Last week, I presented the case on Killing the Civic Inferiority Complex at CNU 20. I also released a companion e-book. It is part picture book of my hometown of Greensboro, NC and part self-help book for those who are having serious issues with the municipality they reside in. All of it is my case for people to find the lights and stop looking at the negatives on the ground in their city.
However, I wanted to go ahead and address reasons why you should NOT remain in a place. Some negatives(and one lone positive) are too much to overcome. Those twelve reasons are as follows:
1. You do not have a job or the job you have does not pay the bills.
2.You cannot start a legit business or the one you have is going bankrupt.
3. Your civil rights (ethnicity, religious, sexual, property) are constantly threatened.
4. Your children’s schools and community activities are failures, no matter the location or operators or actions taken to change these situations.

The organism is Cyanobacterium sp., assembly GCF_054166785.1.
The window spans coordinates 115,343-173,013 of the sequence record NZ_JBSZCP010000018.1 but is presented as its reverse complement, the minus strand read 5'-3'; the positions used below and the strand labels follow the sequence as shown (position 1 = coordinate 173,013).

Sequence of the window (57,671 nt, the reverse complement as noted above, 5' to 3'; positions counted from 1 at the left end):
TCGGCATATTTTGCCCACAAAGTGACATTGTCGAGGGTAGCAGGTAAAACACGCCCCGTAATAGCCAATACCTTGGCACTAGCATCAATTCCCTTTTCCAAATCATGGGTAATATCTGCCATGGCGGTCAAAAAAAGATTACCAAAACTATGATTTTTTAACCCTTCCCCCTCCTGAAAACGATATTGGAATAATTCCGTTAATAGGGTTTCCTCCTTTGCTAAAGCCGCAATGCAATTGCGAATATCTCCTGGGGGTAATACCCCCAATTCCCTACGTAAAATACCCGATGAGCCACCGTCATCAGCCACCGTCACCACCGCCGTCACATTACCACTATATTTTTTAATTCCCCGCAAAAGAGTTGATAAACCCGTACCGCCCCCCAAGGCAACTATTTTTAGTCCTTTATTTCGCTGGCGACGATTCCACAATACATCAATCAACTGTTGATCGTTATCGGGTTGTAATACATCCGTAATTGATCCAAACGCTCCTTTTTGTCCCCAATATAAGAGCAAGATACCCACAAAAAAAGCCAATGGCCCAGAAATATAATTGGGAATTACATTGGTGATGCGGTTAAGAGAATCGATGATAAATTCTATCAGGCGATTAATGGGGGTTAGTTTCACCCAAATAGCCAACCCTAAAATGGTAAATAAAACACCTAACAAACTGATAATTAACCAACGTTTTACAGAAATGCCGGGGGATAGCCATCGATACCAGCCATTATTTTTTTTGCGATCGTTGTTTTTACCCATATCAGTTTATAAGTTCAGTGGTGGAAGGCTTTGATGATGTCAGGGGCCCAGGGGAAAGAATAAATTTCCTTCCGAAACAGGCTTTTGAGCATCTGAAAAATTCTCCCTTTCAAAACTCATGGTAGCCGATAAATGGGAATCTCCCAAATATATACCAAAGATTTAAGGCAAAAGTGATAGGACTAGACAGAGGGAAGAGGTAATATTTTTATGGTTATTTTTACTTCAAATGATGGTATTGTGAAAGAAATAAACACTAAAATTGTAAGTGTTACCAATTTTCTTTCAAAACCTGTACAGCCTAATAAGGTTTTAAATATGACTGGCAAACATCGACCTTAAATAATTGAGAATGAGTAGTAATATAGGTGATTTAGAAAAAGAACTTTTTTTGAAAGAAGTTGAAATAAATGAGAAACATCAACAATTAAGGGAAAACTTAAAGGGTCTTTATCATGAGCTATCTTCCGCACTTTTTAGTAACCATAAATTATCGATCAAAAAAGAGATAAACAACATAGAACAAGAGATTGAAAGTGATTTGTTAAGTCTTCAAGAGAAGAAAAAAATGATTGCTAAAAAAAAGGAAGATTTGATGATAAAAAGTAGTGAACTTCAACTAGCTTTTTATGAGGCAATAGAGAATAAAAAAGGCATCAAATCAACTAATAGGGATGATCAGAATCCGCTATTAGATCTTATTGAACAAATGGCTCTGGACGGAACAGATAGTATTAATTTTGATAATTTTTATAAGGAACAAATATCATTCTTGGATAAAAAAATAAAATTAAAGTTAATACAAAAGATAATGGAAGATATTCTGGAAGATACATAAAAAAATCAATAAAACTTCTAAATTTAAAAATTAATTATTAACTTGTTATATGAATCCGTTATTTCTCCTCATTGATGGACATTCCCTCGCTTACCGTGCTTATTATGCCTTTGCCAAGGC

5. Your parents are treated poorly at their senior centers, despite constant reports and calls and action taken at their facilities.
6. No one, not the police, not the neighbors, not even the code of the street, is keeping your home and your family safe.
7. Your home, be it rental or “owned” or owned is costing you more than it is worth to live in and there are no other affordable areas that are safe, walkable and near jobs and transit.
8. Transit, walkability and other things designated as good placemaking are non-existent and will not be without significant financial burden, or wholesale government changes.
9. Everyone hates you and no longer wants to listen to your ideas for making changes.
10.Your physical and mental health are endangered to the point where you are spending more time popping pills, going to doctors and hospitals and avoiding certain ailment triggers than going out in the community and being happy.
11. Your attempts to find unknown lights failed or are severely thwarted by one of the above.
12. The most positive of them all, you are granted educational, career or some other once in a lifetime opportunity in another municipality.
So, I want to know, could someone still kill a civic inferiority complex in one or more of the above situations? Let me know via The Black Urbanist Facebook Page, @blackurbanist on Twitter or the comments section below. You may end up in the next edition of Killing the Civic Inferiority Complex, in which I’ll discuss these reasons in more detail.
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